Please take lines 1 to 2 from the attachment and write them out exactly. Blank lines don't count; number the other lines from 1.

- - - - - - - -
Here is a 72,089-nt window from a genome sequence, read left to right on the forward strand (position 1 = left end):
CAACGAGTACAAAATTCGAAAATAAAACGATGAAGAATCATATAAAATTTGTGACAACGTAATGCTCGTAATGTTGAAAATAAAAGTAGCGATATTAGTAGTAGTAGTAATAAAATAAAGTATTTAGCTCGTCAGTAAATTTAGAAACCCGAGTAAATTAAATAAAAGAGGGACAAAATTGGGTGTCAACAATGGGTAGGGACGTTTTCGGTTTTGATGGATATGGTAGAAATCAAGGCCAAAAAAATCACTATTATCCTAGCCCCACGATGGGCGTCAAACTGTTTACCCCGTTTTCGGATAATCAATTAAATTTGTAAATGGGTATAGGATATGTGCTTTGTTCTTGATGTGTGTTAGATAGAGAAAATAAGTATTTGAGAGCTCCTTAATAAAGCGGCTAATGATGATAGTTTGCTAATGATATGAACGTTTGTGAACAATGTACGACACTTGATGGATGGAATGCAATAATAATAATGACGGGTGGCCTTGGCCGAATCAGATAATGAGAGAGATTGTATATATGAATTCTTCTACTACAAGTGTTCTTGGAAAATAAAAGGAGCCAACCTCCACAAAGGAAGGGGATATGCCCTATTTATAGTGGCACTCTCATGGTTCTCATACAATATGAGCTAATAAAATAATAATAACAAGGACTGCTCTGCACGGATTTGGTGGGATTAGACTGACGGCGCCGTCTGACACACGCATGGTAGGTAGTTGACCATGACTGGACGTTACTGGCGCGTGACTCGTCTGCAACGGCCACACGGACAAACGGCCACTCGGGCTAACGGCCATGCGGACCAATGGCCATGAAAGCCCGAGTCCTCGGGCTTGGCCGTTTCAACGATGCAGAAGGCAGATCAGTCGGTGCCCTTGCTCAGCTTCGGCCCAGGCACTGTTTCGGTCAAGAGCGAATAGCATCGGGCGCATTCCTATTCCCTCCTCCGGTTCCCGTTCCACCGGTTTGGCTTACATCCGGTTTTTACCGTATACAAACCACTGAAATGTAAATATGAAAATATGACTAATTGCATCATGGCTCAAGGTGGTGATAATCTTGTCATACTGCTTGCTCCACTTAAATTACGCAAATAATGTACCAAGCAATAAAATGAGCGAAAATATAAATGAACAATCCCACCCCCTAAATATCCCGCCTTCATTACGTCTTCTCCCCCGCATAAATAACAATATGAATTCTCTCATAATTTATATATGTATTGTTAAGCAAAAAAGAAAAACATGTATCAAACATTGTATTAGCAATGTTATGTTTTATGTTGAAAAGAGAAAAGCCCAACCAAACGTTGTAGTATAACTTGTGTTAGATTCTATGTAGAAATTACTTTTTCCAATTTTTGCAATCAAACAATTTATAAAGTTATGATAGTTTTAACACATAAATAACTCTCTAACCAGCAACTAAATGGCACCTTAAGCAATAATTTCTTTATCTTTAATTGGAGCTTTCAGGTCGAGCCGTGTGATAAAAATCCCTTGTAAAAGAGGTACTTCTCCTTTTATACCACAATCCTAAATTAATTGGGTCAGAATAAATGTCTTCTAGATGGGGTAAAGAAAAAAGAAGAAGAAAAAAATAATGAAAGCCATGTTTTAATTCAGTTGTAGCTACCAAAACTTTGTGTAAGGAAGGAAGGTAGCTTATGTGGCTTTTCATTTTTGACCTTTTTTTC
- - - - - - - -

Here is a 72,089-nt window from a genome sequence, read left to right on the forward strand (position 1 = left end):
CAACGAGTACAAAATTCGAAAATAAAACGATGAAGAATCATATAAAATTTGTGACAACGTAATGCTCGTAATGTTGAAAATAAAAGTAGCGATATTAGTAGTAGTAGTAATAAAATAAAGTATTTAGCTCGTCAGTAAATTTAGAAACCCGAGTAAATTAAATAAAAGAGGGACAAAATTGGGTGTCAACAATGGGTAGGGACGTTTTCGGTTTTGATGGATATGGTAGAAATCAAGGCCAAAAAAATCACTATTATCCTAGCCCCACGATGGGCGTCAAACTGTTTACCCCGTTTTCGGATAATCAATTAAATTTGTAAATGGGTATAGGATATGTGCTTTGTTCTTGATGTGTGTTAGATAGAGAAAATAAGTATTTGAGAGCTCCTTAATAAAGCGGCTAATGATGATAGTTTGCTAATGATATGAACGTTTGTGAACAATGTACGACACTTGATGGATGGAATGCAATAATAATAATGACGGGTGGCCTTGGCCGAATCAGATAATGAGAGAGATTGTATATATGAATTCTTCTACTACAAGTGTTCTTGGAAAATAAAAGGAGCCAACCTCCACAAAGGAAGGGGATATGCCCTATTTATAGTGGCACTCTCATGGTTCTCATACAATATGAGCTAATAAAATAATAATAACAAGGACTGCTCTGCACGGATTTGGTGGGATTAGACTGACGGCGCCGTCTGACACACGCATGGTAGGTAGTTGACCATGACTGGACGTTACTGGCGCGTGACTCGTCTGCAACGGCCACACGGACAAACGGCCACTCGGGCTAACGGCCATGCGGACCAATGGCCATGAAAGCCCGAGTCCTCGGGCTTGGCCGTTTCAACGATGCAGAAGGCAGATCAGTCGGTGCCCTTGCTCAGCTTCGGCCCAGGCACTGTTTCGGTCAAGAGCGAATAGCATCGGGCGCATTCCTATTCCCTCCTCCGGTTCCCGTTCCACCGGTTTGGCTTACATCCGGTTTTTACCGTATACAAACCACTGAAATGTAAATATGAAAATATGACTAATTGCATCATGGCTCAAGGTGGTGATAATCTTGTCATACTGCTTGCTCCACTTAAATTACGCAAATAATGTACCAAGCAATAAAATGAGCGAAAATATAAATGAACAATCCCACCCCCTAAATATCCCGCCTTCATTACGTCTTCTCCCCCGCATAAATAACAATATGAATTCTCTCATAATTTATATATGTATTGTTAAGCAAAAAAGAAAAACATGTATCAAACATTGTATTAGCAATGTTATGTTTTATGTTGAAAAGAGAAAAGCCCAACCAAACGTTGTAGTATAACTTGTGTTAGATTCTATGTAGAAATTACTTTTTCCAATTTTTGCAATCAAACAATTTATAAAGTTATGATAGTTTTAACACATAAATAACTCTCTAACCAGCAACTAAATGGCACCTTAAGCAATAATTTCTTTATCTTTAATTGGAGCTTTCAGGTCGAGCCGTGTGATAAAAATCCCTTGTAAAAGAGGTACTTCTCCTTTTATACCACAATCCTAAATTAATTGGGTCAGAATAAATGTCTTCTAGATGGGGTAAAGAAAAAAGAAGAAGAAAAAAATAATGAAAGCCATGTTTTAATTCAGTTGTAGCTACCAAAACTTTGTGTAAGGAAGGAAGGTAGCTTATGTGGCTTTTCATTTTTGACCTTTTTTTC